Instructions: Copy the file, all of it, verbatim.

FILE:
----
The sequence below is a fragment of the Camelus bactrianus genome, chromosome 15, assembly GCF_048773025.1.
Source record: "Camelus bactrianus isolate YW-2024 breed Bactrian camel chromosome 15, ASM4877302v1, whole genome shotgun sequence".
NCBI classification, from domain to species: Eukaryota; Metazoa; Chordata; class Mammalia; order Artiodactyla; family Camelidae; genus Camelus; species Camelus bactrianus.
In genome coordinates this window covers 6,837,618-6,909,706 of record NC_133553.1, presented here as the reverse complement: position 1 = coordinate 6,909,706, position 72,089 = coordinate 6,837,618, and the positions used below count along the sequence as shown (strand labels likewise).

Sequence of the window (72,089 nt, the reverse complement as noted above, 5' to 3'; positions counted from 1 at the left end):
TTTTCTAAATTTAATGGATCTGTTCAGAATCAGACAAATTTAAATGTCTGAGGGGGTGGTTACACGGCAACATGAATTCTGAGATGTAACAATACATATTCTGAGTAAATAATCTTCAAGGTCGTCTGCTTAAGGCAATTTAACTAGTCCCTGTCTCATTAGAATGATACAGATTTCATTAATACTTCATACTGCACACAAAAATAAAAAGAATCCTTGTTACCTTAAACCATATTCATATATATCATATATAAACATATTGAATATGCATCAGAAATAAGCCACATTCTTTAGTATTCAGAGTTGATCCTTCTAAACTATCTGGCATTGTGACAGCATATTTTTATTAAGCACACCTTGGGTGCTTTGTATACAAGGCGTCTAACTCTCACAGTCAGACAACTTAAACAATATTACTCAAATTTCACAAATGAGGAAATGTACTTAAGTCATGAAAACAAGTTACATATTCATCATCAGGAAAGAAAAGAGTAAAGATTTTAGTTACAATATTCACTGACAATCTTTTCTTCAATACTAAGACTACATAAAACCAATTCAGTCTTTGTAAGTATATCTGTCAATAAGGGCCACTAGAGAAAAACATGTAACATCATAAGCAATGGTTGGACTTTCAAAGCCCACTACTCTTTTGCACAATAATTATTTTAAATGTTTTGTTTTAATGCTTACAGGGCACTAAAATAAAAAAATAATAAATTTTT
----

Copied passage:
The sequence below is a fragment of the Camelus bactrianus genome, chromosome 15, assembly GCF_048773025.1.
Source record: "Camelus bactrianus isolate YW-2024 breed Bactrian camel chromosome 15, ASM4877302v1, whole genome shotgun sequence".
NCBI classification, from domain to species: Eukaryota; Metazoa; Chordata; class Mammalia; order Artiodactyla; family Camelidae; genus Camelus; species Camelus bactrianus.
In genome coordinates this window covers 6,837,618-6,909,706 of record NC_133553.1, presented here as the reverse complement: position 1 = coordinate 6,909,706, position 72,089 = coordinate 6,837,618, and the positions used below count along the sequence as shown (strand labels likewise).

Sequence of the window (72,089 nt, the reverse complement as noted above, 5' to 3'; positions counted from 1 at the left end):
TTTTCTAAATTTAATGGATCTGTTCAGAATCAGACAAATTTAAATGTCTGAGGGGGTGGTTACACGGCAACATGAATTCTGAGATGTAACAATACATATTCTGAGTAAATAATCTTCAAGGTCGTCTGCTTAAGGCAATTTAACTAGTCCCTGTCTCATTAGAATGATACAGATTTCATTAATACTTCATACTGCACACAAAAATAAAAAGAATCCTTGTTACCTTAAACCATATTCATATATATCATATATAAACATATTGAATATGCATCAGAAATAAGCCACATTCTTTAGTATTCAGAGTTGATCCTTCTAAACTATCTGGCATTGTGACAGCATATTTTTATTAAGCACACCTTGGGTGCTTTGTATACAAGGCGTCTAACTCTCACAGTCAGACAACTTAAACAATATTACTCAAATTTCACAAATGAGGAAATGTACTTAAGTCATGAAAACAAGTTACATATTCATCATCAGGAAAGAAAAGAGTAAAGATTTTAGTTACAATATTCACTGACAATCTTTTCTTCAATACTAAGACTACATAAAACCAATTCAGTCTTTGTAAGTATATCTGTCAATAAGGGCCACTAGAGAAAAACATGTAACATCATAAGCAATGGTTGGACTTTCAAAGCCCACTACTCTTTTGCACAATAATTATTTTAAATGTTTTGTTTTAATGCTTACAGGGCACTAAAATAAAAAAATAATAAATTTTT